Unintentional Yet Damaging Causes of a Data Breach

Data breaches are the number one problem for businesses today, with almost every company needing an efficient IT infrastructure, as well as a strong IT security policy and systems to go with the flow of what the digital age dictates.

What’s alarming, though, is the fact that according to Online Trust Alliance (OTA), 90 percent of data breaches that occurred in the first half of 2014 could have easily been prevented.

What’s worse is that these preventable data breaches occur internally. Businesses are so busy protecting themselves from external attacks or intrusions that they forget the risks hidden within their staff.

A survey among 7,000 IT executives and ordinary employees across North America and Europe revealed that simple loss or theft cause 31 percent of data breaches, with employee misuse coming in a close second at 27 percent.

OTA further confirms this, as it has found that among a thousand breaches reported in 2014, only 40 percent were caused by external attacks, while employees caused an alarming 29 percent — whether accidentally or maliciously.

Unintentional Causes of Data Breach

According to a Forrester Research report, most data breaches are caused by mundane events such as employees losing, having stolen, or simply unwittingly misusing corporate assets. OTA reports that among the breaches caused internally by employees, 18 percent was attributed to lost or stolen devices or documents, and 11 percent by social engineering or fraud.

Accidental insiders, or users that accidentally expose your company to a data breach, are estimated to 25 to 35 percent of a company or organization’s employees. These employees are those with inappropriate access to data they shouldn’t even have access to.

What we need to highlight among all these data is that insider data breaches often occur due to negligence. Human error and social engineering can be exploited to cause data breaches, and this is something we need to focus on.


Data breaches often happen right in the thick of operations, almost usually because of non-compliance of security policies or standard operating procedures.

Common examples are users copying confidential information to a USB device without using encryption, downloading sensitive data onto a laptop that is of personal use, unintentionally exposing data to non-company users, or downloading it onto a company laptop and misplacing it/having it stolen. It has been predictably noted that arrival of mobile devices and IT consumerization haven’t helped matters.

According to Craig Spiezle, Executive Director and President of OTA, “Businesses are overwhelmed with the increasing risks and threats, yet all too often fail to adopt security basics.”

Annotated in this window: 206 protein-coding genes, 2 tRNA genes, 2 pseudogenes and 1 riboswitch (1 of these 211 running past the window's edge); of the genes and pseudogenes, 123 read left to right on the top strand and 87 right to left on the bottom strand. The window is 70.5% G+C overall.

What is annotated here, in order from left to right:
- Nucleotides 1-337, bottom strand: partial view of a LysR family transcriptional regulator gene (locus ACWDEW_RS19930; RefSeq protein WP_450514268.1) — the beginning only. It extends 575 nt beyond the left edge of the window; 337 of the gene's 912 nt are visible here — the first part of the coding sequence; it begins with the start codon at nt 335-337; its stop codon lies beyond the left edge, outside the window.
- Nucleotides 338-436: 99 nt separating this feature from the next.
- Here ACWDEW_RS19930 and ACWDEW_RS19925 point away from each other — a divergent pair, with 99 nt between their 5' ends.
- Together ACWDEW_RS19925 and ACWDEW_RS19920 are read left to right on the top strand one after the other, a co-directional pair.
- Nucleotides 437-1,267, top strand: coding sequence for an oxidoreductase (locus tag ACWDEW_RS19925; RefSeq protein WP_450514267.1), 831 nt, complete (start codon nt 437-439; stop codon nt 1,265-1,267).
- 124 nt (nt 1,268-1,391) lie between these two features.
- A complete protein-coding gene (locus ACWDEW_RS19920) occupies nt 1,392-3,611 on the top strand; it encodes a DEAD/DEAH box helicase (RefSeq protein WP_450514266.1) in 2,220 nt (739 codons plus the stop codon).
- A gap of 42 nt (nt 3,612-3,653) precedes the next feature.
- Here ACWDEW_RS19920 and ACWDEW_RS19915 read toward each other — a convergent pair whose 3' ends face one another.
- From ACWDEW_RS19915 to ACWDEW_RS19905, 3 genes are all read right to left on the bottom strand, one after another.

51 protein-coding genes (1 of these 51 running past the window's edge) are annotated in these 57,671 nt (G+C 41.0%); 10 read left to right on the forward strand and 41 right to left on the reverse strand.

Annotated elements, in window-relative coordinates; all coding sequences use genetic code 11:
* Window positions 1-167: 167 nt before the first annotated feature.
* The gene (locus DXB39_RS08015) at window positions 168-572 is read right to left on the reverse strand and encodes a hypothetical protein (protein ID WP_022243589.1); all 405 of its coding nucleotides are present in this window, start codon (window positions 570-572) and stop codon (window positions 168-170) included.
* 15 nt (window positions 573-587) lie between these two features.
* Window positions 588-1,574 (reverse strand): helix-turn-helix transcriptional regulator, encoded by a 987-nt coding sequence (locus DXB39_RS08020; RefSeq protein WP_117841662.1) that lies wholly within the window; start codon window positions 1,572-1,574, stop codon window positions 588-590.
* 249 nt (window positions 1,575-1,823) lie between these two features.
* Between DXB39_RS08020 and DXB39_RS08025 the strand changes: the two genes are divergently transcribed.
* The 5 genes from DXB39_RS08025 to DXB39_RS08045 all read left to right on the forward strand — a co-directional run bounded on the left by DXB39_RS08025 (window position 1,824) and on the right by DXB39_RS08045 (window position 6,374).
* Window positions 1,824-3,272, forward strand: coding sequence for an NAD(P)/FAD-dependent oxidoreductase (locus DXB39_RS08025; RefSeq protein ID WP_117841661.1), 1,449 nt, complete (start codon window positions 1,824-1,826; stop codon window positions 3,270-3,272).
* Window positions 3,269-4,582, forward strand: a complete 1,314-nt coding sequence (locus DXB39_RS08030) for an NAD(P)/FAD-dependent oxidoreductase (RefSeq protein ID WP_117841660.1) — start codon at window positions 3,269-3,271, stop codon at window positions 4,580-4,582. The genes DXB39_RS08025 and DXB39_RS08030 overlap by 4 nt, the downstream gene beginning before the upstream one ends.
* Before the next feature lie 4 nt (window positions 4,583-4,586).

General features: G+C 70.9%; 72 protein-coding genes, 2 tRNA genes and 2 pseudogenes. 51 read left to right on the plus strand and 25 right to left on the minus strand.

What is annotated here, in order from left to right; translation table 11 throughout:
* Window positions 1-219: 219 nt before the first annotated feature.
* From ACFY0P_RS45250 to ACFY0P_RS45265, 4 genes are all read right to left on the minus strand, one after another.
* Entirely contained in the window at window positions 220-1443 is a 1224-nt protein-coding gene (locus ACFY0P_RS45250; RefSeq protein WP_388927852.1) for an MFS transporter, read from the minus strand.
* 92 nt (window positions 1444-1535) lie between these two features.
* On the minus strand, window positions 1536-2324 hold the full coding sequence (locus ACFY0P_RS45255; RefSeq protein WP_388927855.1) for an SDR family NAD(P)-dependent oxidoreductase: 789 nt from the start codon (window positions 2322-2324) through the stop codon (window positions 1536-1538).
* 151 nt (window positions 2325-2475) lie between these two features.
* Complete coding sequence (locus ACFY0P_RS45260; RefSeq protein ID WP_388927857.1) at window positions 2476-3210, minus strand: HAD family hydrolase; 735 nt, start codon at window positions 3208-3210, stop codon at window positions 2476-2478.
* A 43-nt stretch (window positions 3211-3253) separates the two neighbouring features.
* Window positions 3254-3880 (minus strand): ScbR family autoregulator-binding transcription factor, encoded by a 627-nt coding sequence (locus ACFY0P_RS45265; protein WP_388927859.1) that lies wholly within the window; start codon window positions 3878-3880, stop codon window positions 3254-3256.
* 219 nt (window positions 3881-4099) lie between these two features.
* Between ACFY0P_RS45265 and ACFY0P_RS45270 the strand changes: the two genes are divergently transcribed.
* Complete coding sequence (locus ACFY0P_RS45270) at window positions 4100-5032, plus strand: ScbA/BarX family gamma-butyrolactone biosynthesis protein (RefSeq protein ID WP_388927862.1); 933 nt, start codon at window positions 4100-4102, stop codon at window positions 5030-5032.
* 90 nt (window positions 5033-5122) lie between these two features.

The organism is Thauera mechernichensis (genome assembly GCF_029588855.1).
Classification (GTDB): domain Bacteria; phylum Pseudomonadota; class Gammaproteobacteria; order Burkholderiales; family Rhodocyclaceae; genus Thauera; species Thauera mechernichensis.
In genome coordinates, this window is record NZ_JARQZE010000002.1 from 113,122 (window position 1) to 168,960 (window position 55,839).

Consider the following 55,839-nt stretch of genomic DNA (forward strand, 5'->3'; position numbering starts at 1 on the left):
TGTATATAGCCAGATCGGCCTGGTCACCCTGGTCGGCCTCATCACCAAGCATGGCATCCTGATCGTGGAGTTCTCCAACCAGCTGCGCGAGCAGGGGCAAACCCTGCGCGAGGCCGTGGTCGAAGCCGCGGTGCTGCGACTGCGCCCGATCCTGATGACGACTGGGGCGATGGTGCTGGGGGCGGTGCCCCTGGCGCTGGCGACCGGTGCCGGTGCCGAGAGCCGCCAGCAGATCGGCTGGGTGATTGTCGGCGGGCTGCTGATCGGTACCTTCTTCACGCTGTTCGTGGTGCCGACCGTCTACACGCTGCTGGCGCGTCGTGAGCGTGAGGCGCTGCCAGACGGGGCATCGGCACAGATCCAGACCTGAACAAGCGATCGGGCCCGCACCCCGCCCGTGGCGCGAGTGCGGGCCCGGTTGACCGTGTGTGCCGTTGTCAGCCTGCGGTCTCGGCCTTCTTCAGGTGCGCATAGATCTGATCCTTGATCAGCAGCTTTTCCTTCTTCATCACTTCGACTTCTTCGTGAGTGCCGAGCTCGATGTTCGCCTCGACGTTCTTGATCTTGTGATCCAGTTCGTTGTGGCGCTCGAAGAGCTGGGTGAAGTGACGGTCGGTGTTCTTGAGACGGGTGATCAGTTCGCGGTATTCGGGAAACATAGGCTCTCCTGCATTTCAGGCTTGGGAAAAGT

Releasing guides and best practices isn’t enough to ensure breaches are prevented, whereas strict implementation of policies and continuous user/employee training and retraining are needed.


Human error accounts heavily when it comes to those involved in the administration of security. According to the 2013 Verizon Data Breach report, 48 percent of all threat actions among 47,000 security incidents accounted for human error.

Common examples are IT employees that misconfigure the system making it vulnerable to attacks, the mismanagement of user access to sensitive projects enabling “permission creeps,” and the IT technician who disposes of hard disks without making sure information in it have been wiped clean.

Since administration users hugely account of unintentional errors, an internal and external audit system will help them look for discrepancies, anomalies, or detect errors early without having a data breach happen. Proper segregation of duties is also needed, or a buddy system to double-check each other’s work. Routinely changing controls can also prevent IT staff from being too lax when it comes to routine work.

Third-Party Vendor Partners

Third-party vendor partners have their own internal procedures and systems for preventing data breaches. What’s important is to ensure that their policies and procedures are aligned with your company’s standards.

Assessing your partners for vulnerabilities through standard compliance guides can help identify weak points. Ask if they segregate their internal systems for other clients, so you’ll be ensured of confidentiality, especially when it comes to cloud services.

While you may be quick to notice that only a quarter of accidental breaches occurs internally, note that when it happens, 35 percent of our time will be spent dealing with them.

A comprehensive IT risk audit can provide a company with solutions on how to address their patching requirements and data loss protection requirements, which were on the items for remediation in the risk assessment activities.